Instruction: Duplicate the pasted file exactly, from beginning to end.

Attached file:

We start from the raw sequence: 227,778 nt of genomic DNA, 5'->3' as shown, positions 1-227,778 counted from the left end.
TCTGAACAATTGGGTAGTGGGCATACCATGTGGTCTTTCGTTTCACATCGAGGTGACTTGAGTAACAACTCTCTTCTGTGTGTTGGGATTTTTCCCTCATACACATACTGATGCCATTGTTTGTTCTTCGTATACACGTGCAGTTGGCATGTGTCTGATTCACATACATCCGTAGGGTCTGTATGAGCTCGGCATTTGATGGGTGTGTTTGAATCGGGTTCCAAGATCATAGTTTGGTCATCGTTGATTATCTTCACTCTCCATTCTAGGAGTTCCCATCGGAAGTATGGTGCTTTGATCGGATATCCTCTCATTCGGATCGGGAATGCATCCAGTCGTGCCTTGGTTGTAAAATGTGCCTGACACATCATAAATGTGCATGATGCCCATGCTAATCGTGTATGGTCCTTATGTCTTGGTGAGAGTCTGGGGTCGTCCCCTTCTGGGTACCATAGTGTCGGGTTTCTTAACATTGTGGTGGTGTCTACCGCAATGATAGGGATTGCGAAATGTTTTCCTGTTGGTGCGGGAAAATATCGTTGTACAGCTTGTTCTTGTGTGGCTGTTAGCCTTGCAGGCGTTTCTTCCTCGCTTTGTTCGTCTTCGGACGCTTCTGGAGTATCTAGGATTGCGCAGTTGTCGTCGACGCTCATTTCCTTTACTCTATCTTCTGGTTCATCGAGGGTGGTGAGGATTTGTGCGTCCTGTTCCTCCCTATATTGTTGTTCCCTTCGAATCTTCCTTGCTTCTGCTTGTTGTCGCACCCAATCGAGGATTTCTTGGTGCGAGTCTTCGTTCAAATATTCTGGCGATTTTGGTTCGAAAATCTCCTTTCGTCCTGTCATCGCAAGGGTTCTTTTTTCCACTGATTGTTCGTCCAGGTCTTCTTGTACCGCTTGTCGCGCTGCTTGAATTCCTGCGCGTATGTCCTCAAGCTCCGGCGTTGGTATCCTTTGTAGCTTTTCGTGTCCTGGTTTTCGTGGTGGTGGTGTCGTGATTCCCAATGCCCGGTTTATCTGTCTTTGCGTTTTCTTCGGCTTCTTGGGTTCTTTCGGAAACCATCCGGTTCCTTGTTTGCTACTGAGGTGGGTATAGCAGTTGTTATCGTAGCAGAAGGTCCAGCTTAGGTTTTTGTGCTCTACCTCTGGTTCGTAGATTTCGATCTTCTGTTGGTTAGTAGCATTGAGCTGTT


We start from the raw sequence: 227,778 nt of genomic DNA, 5'->3' as shown, positions 1-227,778 counted from the left end.
TCTGAACAATTGGGTAGTGGGCATACCATGTGGTCTTTCGTTTCACATCGAGGTGACTTGAGTAACAACTCTCTTCTGTGTGTTGGGATTTTTCCCTCATACACATACTGATGCCATTGTTTGTTCTTCGTATACACGTGCAGTTGGCATGTGTCTGATTCACATACATCCGTAGGGTCTGTATGAGCTCGGCATTTGATGGGTGTGTTTGAATCGGGTTCCAAGATCATAGTTTGGTCATCGTTGATTATCTTCACTCTCCATTCTAGGAGTTCCCATCGGAAGTATGGTGCTTTGATCGGATATCCTCTCATTCGGATCGGGAATGCATCCAGTCGTGCCTTGGTTGTAAAATGTGCCTGACACATCATAAATGTGCATGATGCCCATGCTAATCGTGTATGGTCCTTATGTCTTGGTGAGAGTCTGGGGTCGTCCCCTTCTGGGTACCATAGTGTCGGGTTTCTTAACATTGTGGTGGTGTCTACCGCAATGATAGGGATTGCGAAATGTTTTCCTGTTGGTGCGGGAAAATATCGTTGTACAGCTTGTTCTTGTGTGGCTGTTAGCCTTGCAGGCGTTTCTTCCTCGCTTTGTTCGTCTTCGGACGCTTCTGGAGTATCTAGGATTGCGCAGTTGTCGTCGACGCTCATTTCCTTTACTCTATCTTCTGGTTCATCGAGGGTGGTGAGGATTTGTGCGTCCTGTTCCTCCCTATATTGTTGTTCCCTTCGAATCTTCCTTGCTTCTGCTTGTTGTCGCACCCAATCGAGGATTTCTTGGTGCGAGTCTTCGTTCAAATATTCTGGCGATTTTGGTTCGAAAATCTCCTTTCGTCCTGTCATCGCAAGGGTTCTTTTTTCCACTGATTGTTCGTCCAGGTCTTCTTGTACCGCTTGTCGCGCTGCTTGAATTCCTGCGCGTATGTCCTCAAGCTCCGGCGTTGGTATCCTTTGTAGCTTTTCGTGTCCTGGTTTTCGTGGTGGTGGTGTCGTGATTCCCAATGCCCGGTTTATCTGTCTTTGCGTTTTCTTCGGCTTCTTGGGTTCTTTCGGAAACCATCCGGTTCCTTGTTTGCTACTGAGGTGGGTATAGCAGTTGTTATCGTAGCAGAAGGTCCAGCTTAGGTTTTTGTGCTCTACCTCTGGTTCGTAGATTTCGATCTTCTGTTGGTTAGTAGCATTGAGCTGTT